As we go through Brexit, the EU and UK have made an agreement that in the transition period from the 29/03/2019 until 31/12/20 nothing will change in respect to the use of the EHIC. This will then be reviewed. Although, if the UK leaves the EU on 29 March 2019 without a Withdrawal Agreement in place, and in the absence of a specific agreement to the contrary, the European Health Insurance Card (EHIC) will no longer apply.
IMPORTANT NOTE: the EHIC is NOT an alternative to travel insurance and does not cover repatriation costs or cancellation reimbursement. In addition to these changes if the UK does leave the EU, we will be part of the European Travel Information and Authorization System which will be introduced in 2021. A Fee of 7 Euros (£6.30) valid for 3 years to be able to travel in Europe.
If you are wanting to travel by car in Europe, including travelling between northern Ireland and Ireland, new EU regulations will require you to have a green card issued by your insurance company.
If you have booked a package holiday in the coming year, ABTA are assuring people their holidays will be covered even if they are unable to travel due to Brexit.
(Brexit information is correct at time of publication, please check for updates as things may change on a daily basis.)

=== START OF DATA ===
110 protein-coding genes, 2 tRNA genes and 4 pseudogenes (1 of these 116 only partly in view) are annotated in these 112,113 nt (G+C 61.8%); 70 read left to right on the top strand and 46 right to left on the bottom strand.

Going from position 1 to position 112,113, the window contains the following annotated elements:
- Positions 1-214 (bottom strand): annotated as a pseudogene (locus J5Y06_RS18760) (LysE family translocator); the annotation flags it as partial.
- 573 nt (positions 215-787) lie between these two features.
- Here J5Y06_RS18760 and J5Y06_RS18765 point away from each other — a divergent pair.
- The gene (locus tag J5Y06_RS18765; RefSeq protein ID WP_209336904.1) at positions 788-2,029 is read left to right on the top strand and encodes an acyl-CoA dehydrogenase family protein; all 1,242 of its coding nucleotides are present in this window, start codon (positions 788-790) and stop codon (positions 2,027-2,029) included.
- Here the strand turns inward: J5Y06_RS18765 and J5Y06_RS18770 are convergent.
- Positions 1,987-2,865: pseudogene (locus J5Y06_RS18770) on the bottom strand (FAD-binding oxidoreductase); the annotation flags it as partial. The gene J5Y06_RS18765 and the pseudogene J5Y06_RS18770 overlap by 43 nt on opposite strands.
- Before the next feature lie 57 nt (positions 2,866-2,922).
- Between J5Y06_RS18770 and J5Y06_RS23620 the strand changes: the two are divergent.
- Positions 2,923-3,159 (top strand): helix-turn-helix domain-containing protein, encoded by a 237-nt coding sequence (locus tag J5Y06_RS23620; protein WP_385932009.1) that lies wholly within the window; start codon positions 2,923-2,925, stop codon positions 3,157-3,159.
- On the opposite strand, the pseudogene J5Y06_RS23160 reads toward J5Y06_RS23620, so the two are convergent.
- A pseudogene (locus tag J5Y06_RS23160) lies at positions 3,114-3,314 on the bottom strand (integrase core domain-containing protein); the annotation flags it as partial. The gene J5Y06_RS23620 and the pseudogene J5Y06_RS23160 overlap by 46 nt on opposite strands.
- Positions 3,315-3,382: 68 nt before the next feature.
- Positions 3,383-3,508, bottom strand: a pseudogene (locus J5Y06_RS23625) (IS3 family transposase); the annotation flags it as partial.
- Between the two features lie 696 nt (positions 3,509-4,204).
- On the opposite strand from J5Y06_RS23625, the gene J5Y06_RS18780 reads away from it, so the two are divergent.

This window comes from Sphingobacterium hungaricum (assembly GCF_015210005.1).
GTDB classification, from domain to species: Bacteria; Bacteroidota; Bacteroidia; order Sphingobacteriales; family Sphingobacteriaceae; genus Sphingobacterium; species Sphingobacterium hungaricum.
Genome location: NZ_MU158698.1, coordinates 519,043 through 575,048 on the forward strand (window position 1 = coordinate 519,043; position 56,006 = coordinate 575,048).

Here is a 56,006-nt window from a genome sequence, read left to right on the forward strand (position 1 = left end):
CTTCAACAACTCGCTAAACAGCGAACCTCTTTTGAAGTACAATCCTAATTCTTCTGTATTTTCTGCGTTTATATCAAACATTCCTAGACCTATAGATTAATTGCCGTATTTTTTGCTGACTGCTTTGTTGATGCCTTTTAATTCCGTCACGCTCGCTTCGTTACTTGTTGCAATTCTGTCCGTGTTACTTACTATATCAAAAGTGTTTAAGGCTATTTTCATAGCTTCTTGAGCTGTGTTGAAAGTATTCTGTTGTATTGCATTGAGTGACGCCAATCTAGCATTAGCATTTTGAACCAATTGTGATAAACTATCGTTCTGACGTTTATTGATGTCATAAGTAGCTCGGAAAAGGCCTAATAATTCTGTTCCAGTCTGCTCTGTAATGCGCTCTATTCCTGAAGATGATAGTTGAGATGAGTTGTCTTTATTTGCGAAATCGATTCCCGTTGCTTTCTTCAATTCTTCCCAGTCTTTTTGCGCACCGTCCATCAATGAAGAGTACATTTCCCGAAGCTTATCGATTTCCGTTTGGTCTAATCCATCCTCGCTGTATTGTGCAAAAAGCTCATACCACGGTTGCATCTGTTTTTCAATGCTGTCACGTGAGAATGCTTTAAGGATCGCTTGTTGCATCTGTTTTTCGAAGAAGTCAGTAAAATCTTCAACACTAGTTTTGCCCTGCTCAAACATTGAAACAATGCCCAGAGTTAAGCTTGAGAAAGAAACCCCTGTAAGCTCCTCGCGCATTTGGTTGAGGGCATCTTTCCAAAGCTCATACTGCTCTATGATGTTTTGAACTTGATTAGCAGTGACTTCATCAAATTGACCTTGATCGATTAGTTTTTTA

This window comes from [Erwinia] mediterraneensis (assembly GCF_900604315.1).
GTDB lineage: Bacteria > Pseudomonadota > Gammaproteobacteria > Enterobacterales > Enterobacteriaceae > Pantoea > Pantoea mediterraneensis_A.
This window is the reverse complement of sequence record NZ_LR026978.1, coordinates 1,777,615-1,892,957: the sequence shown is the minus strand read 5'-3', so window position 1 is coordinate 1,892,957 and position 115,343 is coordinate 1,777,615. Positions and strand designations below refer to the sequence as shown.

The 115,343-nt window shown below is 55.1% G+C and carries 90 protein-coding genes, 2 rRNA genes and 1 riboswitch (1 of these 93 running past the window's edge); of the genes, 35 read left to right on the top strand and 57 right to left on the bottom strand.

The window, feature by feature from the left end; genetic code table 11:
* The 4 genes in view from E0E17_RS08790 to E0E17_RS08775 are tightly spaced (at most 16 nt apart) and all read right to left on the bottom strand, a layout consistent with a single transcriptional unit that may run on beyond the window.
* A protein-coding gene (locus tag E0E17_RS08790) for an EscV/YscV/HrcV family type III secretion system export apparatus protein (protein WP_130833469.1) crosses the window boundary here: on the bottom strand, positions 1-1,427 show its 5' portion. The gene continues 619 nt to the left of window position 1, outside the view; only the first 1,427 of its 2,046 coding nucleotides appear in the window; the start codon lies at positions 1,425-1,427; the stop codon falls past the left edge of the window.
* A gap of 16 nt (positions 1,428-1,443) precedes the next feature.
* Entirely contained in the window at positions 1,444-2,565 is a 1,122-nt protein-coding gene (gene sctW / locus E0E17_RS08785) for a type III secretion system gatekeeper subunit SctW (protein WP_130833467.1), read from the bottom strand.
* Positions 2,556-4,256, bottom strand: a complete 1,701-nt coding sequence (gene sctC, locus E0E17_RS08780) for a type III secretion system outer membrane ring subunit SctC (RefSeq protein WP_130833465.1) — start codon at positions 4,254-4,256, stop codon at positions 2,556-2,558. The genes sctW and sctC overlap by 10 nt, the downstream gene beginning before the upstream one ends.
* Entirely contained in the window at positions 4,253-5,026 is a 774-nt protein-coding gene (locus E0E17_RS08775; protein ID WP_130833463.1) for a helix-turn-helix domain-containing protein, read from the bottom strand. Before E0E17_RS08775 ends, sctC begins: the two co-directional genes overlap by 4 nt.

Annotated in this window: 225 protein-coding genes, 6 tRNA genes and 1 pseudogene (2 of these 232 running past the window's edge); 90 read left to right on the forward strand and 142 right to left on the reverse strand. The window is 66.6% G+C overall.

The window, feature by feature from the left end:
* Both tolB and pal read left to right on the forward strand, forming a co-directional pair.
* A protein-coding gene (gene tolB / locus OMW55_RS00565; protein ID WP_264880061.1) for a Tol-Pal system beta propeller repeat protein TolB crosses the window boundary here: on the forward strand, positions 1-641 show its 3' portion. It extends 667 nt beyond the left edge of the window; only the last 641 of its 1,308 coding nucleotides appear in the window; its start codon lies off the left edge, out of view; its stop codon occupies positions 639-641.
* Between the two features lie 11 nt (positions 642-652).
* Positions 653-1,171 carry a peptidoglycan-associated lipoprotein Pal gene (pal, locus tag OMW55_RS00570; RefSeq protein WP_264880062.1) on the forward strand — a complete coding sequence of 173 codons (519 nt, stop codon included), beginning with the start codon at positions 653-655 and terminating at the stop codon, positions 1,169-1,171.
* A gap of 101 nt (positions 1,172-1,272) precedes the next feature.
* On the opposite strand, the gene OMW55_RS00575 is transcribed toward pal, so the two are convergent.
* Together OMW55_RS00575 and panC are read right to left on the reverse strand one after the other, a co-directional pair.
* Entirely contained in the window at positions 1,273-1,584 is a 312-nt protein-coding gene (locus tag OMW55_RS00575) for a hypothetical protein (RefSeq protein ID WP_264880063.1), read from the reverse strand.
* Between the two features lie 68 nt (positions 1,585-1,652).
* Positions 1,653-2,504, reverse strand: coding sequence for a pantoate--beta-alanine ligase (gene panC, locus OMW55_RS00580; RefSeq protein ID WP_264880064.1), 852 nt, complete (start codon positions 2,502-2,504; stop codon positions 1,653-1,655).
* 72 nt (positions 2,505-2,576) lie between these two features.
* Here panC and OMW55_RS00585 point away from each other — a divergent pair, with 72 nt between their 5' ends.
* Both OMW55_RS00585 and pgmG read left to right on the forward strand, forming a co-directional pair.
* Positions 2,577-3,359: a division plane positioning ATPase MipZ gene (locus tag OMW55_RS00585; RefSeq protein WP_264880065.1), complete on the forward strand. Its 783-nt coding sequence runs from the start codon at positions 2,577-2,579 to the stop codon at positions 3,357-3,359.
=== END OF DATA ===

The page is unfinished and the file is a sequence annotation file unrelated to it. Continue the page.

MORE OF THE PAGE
Travel insurance is important when you go abroad and there are companies who specialise in providing cover for people with existing medical conditions. It is also advisable to check the small print in regard to disruption due to Brexit.
When travelling abroad it is important to keep, in your hand luggage, a recent doctors letter concerning your condition and treatment.This should also include the medication you are taking and will be carrying with you. Some countries have restrictions to medication you can carry, this information can be obtained through the countries embassy. A letter is also very important if you are carrying controlled liquid drugs such as strong pain relief e.g. liquid morphine, so that they allow you to take this on the plane. A letter detailing that you are fit to fly/travel is also required by many airlines and insurance companies, this can be requested from your medical team.
Airports are big places, so consider if you need extra assistance. Don’t be shy to ask if you need it! This is a free service and can be requested when you book your flight, but it must be booked at least 48 hours before departure. This assistance can be very helpful when the distance of the walk to your gate is unknown and steps on to the plane maybe difficult.
Most importantly, prepare to enjoy your break away, if you are uncertain talk your trip over with your medical team to make sure you have a safe and thoroughly enjoyable trip.
NB: The information in this blog is correct at the time of writing but may change to the current political climate.